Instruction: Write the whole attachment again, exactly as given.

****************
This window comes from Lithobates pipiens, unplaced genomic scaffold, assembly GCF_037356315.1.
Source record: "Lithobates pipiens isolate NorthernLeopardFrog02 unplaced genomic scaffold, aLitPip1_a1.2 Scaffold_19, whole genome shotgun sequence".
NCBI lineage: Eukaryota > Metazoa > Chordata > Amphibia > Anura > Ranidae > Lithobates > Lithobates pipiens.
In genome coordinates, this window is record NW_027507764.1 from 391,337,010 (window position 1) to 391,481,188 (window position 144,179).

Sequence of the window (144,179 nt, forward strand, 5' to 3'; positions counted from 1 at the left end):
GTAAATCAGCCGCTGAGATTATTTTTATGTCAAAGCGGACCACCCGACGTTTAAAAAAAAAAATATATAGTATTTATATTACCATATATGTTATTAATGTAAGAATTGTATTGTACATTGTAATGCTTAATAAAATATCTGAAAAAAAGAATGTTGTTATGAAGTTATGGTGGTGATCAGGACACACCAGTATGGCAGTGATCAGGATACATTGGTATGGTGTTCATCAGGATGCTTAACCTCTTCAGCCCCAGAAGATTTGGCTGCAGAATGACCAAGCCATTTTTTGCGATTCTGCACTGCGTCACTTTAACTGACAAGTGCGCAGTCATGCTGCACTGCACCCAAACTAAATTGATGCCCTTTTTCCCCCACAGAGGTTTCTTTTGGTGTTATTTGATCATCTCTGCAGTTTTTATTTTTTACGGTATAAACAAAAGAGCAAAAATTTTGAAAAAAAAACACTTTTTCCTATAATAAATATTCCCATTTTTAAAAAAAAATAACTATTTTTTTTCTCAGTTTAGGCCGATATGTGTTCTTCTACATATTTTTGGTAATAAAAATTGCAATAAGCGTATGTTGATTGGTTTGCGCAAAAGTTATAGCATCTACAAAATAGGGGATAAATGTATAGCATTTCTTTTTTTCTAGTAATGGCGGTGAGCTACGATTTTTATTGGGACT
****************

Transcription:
This window comes from Lithobates pipiens, unplaced genomic scaffold, assembly GCF_037356315.1.
Source record: "Lithobates pipiens isolate NorthernLeopardFrog02 unplaced genomic scaffold, aLitPip1_a1.2 Scaffold_19, whole genome shotgun sequence".
NCBI lineage: Eukaryota > Metazoa > Chordata > Amphibia > Anura > Ranidae > Lithobates > Lithobates pipiens.
In genome coordinates, this window is record NW_027507764.1 from 391,337,010 (window position 1) to 391,481,188 (window position 144,179).

Sequence of the window (144,179 nt, forward strand, 5' to 3'; positions counted from 1 at the left end):
GTAAATCAGCCGCTGAGATTATTTTTATGTCAAAGCGGACCACCCGACGTTTAAAAAAAAAAATATATAGTATTTATATTACCATATATGTTATTAATGTAAGAATTGTATTGTACATTGTAATGCTTAATAAAATATCTGAAAAAAAGAATGTTGTTATGAAGTTATGGTGGTGATCAGGACACACCAGTATGGCAGTGATCAGGATACATTGGTATGGTGTTCATCAGGATGCTTAACCTCTTCAGCCCCAGAAGATTTGGCTGCAGAATGACCAAGCCATTTTTTGCGATTCTGCACTGCGTCACTTTAACTGACAAGTGCGCAGTCATGCTGCACTGCACCCAAACTAAATTGATGCCCTTTTTCCCCCACAGAGGTTTCTTTTGGTGTTATTTGATCATCTCTGCAGTTTTTATTTTTTACGGTATAAACAAAAGAGCAAAAATTTTGAAAAAAAAACACTTTTTCCTATAATAAATATTCCCATTTTTAAAAAAAAATAACTATTTTTTTTCTCAGTTTAGGCCGATATGTGTTCTTCTACATATTTTTGGTAATAAAAATTGCAATAAGCGTATGTTGATTGGTTTGCGCAAAAGTTATAGCATCTACAAAATAGGGGATAAATGTATAGCATTTCTTTTTTTCTAGTAATGGCGGTGAGCTACGATTTTTATTGGGACT